Artificial Intelligence is helpful—unless it’s not. Be sure to seek advice from a qualified doctor about your vein health. Don’t trust your well-being to a bot. Learn why from a real vein specialist.
To say Artificial Intelligence (AI) is all the rage right now is an understatement. Used to help organizations and individuals make quicker, more accurate, and informed decisions, AI has potentially endless applications across every industry and in every corner of society, including education, healthcare, finance, insurance, transportation, telecommunications, manufacturing, and more.
Despite AI’s power and potential to revolutionize all these industries, it should never be a substitute for human judgment, especially when it comes to your health. A Center for Vein Restoration expert, Vinit S. Shah, DO, explains why a healthcare professional in consultation with their patient must always make the final decision about a course of patient care.
What is Artificial Intelligence (AI)?
In the most basic terms, AI refers to computer systems that use algorithms and statistical models to pull information from across the internet to perform tasks that, before now, require human intelligence to perform, such as decision-making, speech recognition, learning, reasoning, and problem-solving.
Examples include AI-powered:
Personal assistants: Siri, Alexa, and Google Assistant, help users with tasks like setting reminders, making phone calls, and sending messages.
Customer service: Chatbots and other virtual assistants keep businesses and customers in consent communication by providing customer service, answering common questions, and resolving issues—24/7.
Autonomous vehicles: Computerized self-driving cars analyze sensor data, make decisions, and prevent crashes.
Language processing: Language software systems such as ChatGPT are designed to simulate conversations between people, following instructions in the form of prompts and providing a response in the form of answers to questions.
AI and Healthcare
The information provided by ChatGPT and other software systems is generally mined through a web crawl of books, news articles, Wikipedia articles, and other text databases from the internet. The danger is that there is no vetting of the validity of the information provided by the bot. “ChatGPT, as currently conceived, is a parlor trick,” says Bern Elliot, vice president at Gartner, a technological research and consulting firm to CNBC. He adds, “It’s something that isn’t actually itself going to solve what people need, unless what they need is sort of a distraction.”
ChatGPT and varicose vein treatment advice can be a problem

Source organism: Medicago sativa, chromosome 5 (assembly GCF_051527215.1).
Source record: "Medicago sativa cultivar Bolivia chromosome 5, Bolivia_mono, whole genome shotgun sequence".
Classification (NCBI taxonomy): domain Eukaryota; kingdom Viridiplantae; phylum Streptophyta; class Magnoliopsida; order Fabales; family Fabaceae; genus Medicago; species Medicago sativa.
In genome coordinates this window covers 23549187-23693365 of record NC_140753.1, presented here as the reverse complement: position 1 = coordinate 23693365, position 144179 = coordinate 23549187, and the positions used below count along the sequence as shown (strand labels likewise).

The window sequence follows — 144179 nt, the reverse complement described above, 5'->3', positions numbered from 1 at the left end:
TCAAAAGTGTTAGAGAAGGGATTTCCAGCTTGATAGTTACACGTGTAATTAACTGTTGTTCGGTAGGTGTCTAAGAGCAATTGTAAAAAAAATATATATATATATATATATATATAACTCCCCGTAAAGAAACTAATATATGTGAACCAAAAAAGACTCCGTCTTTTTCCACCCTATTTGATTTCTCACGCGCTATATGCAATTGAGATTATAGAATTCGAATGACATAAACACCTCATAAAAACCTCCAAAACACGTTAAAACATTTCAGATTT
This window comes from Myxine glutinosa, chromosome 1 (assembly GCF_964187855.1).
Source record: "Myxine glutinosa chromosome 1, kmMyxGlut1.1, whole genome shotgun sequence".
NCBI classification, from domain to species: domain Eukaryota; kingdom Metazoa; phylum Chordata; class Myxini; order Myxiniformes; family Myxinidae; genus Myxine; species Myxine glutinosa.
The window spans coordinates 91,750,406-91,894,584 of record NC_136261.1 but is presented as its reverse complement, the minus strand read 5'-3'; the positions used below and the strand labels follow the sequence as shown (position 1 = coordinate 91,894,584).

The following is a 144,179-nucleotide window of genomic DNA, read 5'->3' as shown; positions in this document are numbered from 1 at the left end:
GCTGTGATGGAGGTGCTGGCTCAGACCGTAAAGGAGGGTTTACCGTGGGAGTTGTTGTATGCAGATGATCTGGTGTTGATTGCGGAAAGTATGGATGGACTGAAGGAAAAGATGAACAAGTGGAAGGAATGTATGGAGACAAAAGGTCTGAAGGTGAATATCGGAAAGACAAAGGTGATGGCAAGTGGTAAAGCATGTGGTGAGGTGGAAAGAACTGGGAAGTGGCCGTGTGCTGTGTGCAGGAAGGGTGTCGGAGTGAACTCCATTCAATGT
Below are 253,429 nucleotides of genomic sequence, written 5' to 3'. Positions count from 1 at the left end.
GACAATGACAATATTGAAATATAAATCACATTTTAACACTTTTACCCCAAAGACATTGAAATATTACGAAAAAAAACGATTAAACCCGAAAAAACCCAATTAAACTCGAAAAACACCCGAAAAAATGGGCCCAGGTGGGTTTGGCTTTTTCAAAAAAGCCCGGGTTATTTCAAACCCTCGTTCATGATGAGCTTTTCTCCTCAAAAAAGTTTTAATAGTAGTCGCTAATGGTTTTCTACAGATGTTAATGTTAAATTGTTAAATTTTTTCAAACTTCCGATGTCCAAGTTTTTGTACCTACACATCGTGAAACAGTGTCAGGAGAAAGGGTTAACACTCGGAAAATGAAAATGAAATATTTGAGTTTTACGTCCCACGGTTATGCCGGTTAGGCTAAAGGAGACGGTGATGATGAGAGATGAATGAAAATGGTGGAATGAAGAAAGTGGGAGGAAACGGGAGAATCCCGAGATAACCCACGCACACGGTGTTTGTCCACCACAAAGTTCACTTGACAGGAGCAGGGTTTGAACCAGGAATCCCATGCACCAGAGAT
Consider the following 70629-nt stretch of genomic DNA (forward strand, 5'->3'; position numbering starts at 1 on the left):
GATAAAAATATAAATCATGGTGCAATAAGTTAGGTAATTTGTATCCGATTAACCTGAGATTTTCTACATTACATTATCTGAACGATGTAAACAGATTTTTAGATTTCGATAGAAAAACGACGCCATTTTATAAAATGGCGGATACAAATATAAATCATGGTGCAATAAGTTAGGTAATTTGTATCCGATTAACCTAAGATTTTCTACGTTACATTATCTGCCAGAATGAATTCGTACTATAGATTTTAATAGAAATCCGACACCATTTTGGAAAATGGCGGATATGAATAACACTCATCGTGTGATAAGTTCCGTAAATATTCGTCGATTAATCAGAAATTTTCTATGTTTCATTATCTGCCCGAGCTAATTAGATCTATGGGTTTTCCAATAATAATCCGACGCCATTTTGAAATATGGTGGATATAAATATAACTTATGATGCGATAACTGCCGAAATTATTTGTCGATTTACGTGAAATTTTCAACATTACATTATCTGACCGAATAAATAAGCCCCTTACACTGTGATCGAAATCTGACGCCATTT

To test this theory, we asked ChatGPT a question to which we already know the answer: “What is the best treatment for venous insufficiency (vein disease)?” The answer was equal parts correct, misleading, and a problem. It advised that the course of treatment depends on the severity of the vein disease (correct); mild cases can be resolved by refraining from standing or sitting too long (misleading); and vein stripping
is a treatment option (a problem).
Speaking to a vein health expert IRL (in real life!)
We spoke to Center for Vein Restoration (CVR) vein expert Dr. Vinit S. Shah, lead physician at CVR’s Edison, New Jersey, and East Brunswick, New Jersey, vein clinic locations, and asked him if vein stripping is a modern vein treatment option (hint: it’s not)
“Vein stripping was the modality of choice (to treat vein disease) until newer technologies came around. The newer ones are laser as well as radiofrequency ablation. These new technologies are a vast improvement in patient experience. They are done in an office-based setting, which is much more comfortable for patients. It is quicker, doesn’t require general sedation, uses local numbing only, and offers quicker patient recovery.” – Dr. Vinit S. Shah, Center for Vein Restoration
Should I trust ChatGPT for medical advice?
According to the National Library of Medicine (NIH), Artificial Intelligence has a “limited” role in medical education (in automated test scoring, teaching, and research assistance) and clinical management (in documentation and communication with patients). However, they conclude that AI “cannot be considered as a replacement for human capability and knowledge, as it is still plagued by the limitations that AI faces.”
Further, as of this writing, ChatGPT only has access to information up to 2021, meaning that users are not getting the latest health information. Google, on the other hand, can access the most up-to-date information on the internet.
Count on the vein health experts at Center for Vein Restoration (CVR)
CVR’s board-certified vein (real life!) doctors positively impact the lives of over 200,000 patients annually, conducting more vein procedures than any other vein clinic or hospital. We consistently earned a 98 percent patient (again, real-life!) satisfaction rating over the past ten years because of the compassionate care and customized treatment
plans that we provide our patients. Treatment is covered by most insurance, including Medicare and Medicaid.
AI isn’t a replacement for expertise in vein health, and it certainly is not a substitute for a medical degree. Trust your health to a (real) vascular expert. Schedule an appointment ONLINE today!